Tuesday, April 03, 2007

How do You Handle This?

We’re in the middle of one of those parenting challenges. The ones where you shake your head and send up non-stop prayers. Or as my husband said, “Are you ready to move?”

Unfortunately, in today’s world, I’m not sure where we could move to protect our kids. And the reality is that today’s world is very different from the world my grandparents grew up in and even changed from the times of my childhood.

All I want to do is shelter my children from ideas and things they aren’t ready to process. I don’t want to have to explain to my daughter why someone can’t really have two mommies. Or why we don’t endorse that. Or why it’s really no different than other sins, but still grieves the heart of God.

I would love to just avoid the issue, but I can’t. The little girl next door is Abigail’s age and they enjoy each other. But someday we’ll have to decide about sleep-overs, etc. It’s just hard.

So today, I would really love to hear how you handle worldview collisions. How do you balance the truth of God’s Word with the reality of today’s world? How do you train your children to understand what you believe and why without it tripping over into teaching them to judge others? I hope you can see how deeply I am agonizing over this. Because at the end of the day I want to handle this parenting challenge in a way that honors God and protects my children.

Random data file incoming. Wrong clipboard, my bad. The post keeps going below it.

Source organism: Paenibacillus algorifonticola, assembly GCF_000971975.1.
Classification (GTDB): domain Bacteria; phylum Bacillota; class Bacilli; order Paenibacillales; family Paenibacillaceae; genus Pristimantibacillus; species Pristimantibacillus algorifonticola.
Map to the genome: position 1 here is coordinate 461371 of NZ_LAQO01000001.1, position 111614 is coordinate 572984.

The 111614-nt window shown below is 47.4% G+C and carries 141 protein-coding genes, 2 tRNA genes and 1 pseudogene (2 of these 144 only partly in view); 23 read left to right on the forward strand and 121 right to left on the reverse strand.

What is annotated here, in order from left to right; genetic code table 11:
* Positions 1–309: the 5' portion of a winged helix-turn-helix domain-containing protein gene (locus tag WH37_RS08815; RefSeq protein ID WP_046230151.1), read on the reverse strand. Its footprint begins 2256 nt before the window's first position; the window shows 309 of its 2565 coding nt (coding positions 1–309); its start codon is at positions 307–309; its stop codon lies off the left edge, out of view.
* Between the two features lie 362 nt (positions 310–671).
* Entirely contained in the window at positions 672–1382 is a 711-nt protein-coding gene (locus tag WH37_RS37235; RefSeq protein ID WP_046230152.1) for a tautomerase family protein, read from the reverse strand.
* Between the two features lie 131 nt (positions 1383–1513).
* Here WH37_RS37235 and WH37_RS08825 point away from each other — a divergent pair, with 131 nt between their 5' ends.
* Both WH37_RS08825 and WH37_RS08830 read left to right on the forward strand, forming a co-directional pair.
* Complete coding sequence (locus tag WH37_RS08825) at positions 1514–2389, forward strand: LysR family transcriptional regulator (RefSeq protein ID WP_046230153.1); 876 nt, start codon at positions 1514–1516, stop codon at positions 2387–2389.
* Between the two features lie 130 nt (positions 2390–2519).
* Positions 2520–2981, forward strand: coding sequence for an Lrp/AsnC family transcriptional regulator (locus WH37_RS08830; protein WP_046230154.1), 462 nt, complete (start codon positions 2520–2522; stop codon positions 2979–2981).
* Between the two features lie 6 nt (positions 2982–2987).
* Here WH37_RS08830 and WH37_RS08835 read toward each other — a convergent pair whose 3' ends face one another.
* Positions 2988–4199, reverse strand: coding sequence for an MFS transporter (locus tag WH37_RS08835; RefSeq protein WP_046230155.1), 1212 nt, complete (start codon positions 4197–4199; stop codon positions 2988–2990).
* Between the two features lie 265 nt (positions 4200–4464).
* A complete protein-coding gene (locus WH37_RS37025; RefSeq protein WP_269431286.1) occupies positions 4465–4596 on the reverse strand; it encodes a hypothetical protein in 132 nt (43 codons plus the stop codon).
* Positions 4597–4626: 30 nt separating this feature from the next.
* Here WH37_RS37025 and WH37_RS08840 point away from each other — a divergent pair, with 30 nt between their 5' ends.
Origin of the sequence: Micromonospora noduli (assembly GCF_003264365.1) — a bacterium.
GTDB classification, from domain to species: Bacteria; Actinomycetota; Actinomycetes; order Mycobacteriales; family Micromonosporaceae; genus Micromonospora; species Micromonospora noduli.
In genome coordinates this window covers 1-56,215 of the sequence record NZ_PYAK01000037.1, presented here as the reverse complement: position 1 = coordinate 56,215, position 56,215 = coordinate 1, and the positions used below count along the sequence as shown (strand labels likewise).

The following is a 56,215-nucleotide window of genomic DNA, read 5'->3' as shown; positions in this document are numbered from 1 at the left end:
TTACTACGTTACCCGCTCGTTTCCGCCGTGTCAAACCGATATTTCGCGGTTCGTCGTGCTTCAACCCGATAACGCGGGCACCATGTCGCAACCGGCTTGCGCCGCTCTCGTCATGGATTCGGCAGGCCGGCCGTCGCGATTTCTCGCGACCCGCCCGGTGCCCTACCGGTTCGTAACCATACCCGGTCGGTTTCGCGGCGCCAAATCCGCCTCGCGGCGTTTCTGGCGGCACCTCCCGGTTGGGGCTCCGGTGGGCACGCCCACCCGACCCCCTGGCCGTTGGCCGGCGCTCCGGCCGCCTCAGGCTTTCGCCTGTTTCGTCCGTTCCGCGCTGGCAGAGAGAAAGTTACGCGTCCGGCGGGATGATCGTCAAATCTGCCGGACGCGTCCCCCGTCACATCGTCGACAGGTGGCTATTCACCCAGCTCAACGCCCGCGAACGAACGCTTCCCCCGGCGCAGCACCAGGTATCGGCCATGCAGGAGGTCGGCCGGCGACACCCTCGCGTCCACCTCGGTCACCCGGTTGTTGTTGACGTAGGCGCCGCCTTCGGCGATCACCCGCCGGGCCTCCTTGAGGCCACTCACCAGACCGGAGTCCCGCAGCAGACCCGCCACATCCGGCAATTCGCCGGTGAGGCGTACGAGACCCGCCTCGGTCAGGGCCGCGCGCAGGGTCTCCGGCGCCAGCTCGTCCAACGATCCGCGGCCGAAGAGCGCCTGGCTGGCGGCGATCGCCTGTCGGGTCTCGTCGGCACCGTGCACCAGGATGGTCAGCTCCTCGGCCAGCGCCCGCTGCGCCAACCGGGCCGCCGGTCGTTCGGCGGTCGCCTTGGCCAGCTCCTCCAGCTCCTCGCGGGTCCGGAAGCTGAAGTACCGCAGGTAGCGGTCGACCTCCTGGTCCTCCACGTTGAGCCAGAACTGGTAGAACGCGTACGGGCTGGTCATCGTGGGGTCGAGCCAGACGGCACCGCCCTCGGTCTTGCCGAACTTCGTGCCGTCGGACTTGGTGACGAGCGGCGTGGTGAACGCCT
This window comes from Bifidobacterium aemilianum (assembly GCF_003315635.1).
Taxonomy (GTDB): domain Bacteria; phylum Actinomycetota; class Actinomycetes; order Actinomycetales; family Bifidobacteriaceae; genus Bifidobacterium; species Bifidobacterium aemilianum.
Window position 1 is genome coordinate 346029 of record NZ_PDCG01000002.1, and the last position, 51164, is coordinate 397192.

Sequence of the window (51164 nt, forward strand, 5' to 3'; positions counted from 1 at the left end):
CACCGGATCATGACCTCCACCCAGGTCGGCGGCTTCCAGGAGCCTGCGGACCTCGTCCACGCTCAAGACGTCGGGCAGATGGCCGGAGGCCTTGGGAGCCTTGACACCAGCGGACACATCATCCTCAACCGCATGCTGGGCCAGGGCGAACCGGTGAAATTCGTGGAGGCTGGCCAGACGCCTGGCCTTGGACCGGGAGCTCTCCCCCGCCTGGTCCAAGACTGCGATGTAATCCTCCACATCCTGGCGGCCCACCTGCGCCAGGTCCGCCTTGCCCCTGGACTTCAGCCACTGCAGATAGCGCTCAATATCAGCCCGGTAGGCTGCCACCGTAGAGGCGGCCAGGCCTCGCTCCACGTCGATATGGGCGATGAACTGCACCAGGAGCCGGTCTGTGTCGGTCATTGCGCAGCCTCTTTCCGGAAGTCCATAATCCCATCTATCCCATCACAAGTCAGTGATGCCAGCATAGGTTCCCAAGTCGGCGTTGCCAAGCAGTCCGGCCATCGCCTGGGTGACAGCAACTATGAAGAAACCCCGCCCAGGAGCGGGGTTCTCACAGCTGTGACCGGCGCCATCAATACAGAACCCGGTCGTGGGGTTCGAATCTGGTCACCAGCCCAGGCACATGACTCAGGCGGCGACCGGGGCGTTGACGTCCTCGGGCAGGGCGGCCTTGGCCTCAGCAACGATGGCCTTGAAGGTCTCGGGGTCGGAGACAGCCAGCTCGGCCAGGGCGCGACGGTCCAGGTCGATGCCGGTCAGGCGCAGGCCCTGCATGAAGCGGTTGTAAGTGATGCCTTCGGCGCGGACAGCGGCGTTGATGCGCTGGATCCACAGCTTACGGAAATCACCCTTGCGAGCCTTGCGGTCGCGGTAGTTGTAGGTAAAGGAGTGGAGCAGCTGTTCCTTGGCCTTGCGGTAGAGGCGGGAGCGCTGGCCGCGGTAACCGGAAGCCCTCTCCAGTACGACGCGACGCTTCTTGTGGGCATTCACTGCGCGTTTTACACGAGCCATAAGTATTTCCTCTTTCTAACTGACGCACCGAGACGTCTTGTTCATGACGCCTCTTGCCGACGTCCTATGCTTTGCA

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At Tuesday, 03 April, 2007, Blogger Michelle Pendergrass said...

Y'know, I have lesbian friends, divorced friends, single friends, married friends, married friends who aren't good examples...

Zane's buddy's dad is Muslim and doesn't eat pork. He came to our house for New Year's Eve and I made him some stuff that he could eat. Not because I believe in Islam, but because I believe people are to be loved. His Muslim beliefs and my Christian believes collide, but they've never been an issue to any of us--we don't allow for that.

Just like my lesbian friends. They know where I stand, we've discussed the issue at length. One of them is a born again Southern Baptist who love Jesus. None of us is perfect and I would be so upset if my Muslim friend or lesbian friend didn't allow their children to visit with Zane because I believed the Bible.

What do I tell Zane? God may not approve of their choices, but there are some choices we've made that God doesn't approve of. They believe something different. That doesn't give us as a family the right to destroy them with our thoughts or words or think ourselves any better than them.

We tell him, "We do it this way because of this [explain Biblical principles], we cannot control other people's beliefs, so we respect them, but sometimes we have to see past the differences to make a difference."

At Tuesday, 03 April, 2007, Blogger Tricia Goyer said...

For a while I mentored teen moms and my daughter helped at the meetings. She was around 10 and BOY did those girls talk about everything under the sun ... about guys, sex, etc.

Sometimes I wondered if I was ruining her forever, but in the end we had great discussions.

As we loved the sinner I discovered some of those girls learned the love of Jesus through our actions and came to Christ. Now my kids reach out to others, too.

Of course, this is backed up by a FIRM Biblical foundation.

At Tuesday, 03 April, 2007, Blogger Sherry B said...